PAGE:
The family picture

Sometimes, the parents of ALC students also have those same struggles. They need more training to get ahead in their job, or they don’t have a handle on how to prepare healthy meals without breaking the bank, or they need to brush up on their reading and basic math skills. 

The new programs will be aimed at parents, too.

“You’ve got endless volumes of research that talk about education being the springboard by which upward mobility is built on,” Ledford said. “We feel like by offering students and parents we’re going to get the parents involved, by which the students will then be more involved.”

Ledford cited research indicating that those kinds of interventions save hundreds of thousands of dollars per year, because they keep the government from having to pay for social services and incarceration.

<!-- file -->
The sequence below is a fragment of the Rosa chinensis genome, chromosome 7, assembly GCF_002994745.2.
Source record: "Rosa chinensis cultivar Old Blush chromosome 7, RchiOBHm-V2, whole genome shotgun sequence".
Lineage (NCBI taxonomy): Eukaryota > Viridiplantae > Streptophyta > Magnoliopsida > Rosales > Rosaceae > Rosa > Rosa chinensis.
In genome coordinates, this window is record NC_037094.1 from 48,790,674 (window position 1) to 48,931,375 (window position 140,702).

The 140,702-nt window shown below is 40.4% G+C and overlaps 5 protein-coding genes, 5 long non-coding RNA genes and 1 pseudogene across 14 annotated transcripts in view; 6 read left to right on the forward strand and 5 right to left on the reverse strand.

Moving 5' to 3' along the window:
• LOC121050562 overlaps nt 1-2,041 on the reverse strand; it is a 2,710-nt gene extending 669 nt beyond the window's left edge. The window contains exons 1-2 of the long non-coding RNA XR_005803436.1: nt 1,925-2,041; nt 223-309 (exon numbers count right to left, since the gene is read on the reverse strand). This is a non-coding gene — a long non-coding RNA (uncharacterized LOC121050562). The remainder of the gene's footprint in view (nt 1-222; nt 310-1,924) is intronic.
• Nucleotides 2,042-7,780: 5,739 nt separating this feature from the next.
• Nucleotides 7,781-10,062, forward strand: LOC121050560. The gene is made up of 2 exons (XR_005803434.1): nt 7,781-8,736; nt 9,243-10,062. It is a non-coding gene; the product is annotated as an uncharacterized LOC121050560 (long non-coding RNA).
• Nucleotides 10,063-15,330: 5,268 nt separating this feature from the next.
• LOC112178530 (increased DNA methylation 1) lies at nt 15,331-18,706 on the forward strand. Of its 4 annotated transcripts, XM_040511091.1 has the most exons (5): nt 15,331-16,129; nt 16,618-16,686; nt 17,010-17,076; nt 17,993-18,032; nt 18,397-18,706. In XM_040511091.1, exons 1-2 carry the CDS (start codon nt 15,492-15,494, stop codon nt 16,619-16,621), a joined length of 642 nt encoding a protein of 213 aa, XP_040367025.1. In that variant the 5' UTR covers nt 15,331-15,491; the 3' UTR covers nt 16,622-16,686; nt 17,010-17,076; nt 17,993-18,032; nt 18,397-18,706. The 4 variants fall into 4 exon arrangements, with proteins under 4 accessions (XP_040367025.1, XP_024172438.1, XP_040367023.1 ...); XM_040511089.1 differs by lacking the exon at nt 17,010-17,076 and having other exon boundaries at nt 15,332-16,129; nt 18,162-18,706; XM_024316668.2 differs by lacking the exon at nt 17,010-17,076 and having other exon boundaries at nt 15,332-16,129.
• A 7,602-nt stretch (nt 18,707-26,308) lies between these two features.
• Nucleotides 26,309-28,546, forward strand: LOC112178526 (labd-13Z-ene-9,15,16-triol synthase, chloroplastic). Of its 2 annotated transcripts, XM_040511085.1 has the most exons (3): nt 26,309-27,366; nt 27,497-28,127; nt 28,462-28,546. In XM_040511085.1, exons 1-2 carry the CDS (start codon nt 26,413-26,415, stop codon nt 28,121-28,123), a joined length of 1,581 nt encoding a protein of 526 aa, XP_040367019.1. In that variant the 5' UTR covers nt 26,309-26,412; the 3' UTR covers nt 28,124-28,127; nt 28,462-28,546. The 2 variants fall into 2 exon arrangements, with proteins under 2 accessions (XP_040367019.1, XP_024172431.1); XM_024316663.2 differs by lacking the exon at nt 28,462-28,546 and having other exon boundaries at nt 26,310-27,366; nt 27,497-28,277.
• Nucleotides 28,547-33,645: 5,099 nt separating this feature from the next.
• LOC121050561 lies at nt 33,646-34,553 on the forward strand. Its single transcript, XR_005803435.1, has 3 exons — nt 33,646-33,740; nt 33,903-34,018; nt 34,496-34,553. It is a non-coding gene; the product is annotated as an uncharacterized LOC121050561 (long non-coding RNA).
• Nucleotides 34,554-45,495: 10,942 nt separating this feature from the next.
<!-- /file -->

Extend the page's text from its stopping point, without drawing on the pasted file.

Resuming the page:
The same goes for the students. 

“Five hundred thousand dollars apiece is what North Carolina has to spend on these kids should they not get a diploma,” Ledford said. 

The school has already graduated 428 students since it opened in 2007, students who otherwise would have dropped out. With the grant money, Ledford and Williamson are hoping the impacts — social and economic — will multiply. 

The plan is to spend the next month or so nailing down the specifics and start rolling it out in November or December. By January, Ledford said, the new and improved ALC should be in full swing. 

“The whole picture of this grant, I guess,” Williamson said, “would be that I hope our students and their families become sustainable.”



Become a mentor

The Alternative Learning Center is looking for people willing to mentor its students. Mentors and mentees can meet as often or as little as the pair agrees on, but the goal is to give students a role model to lean on when navigating their own maze of life decisions. To apply, contact Caroline Williamson at 828.454.6590, ext. 106.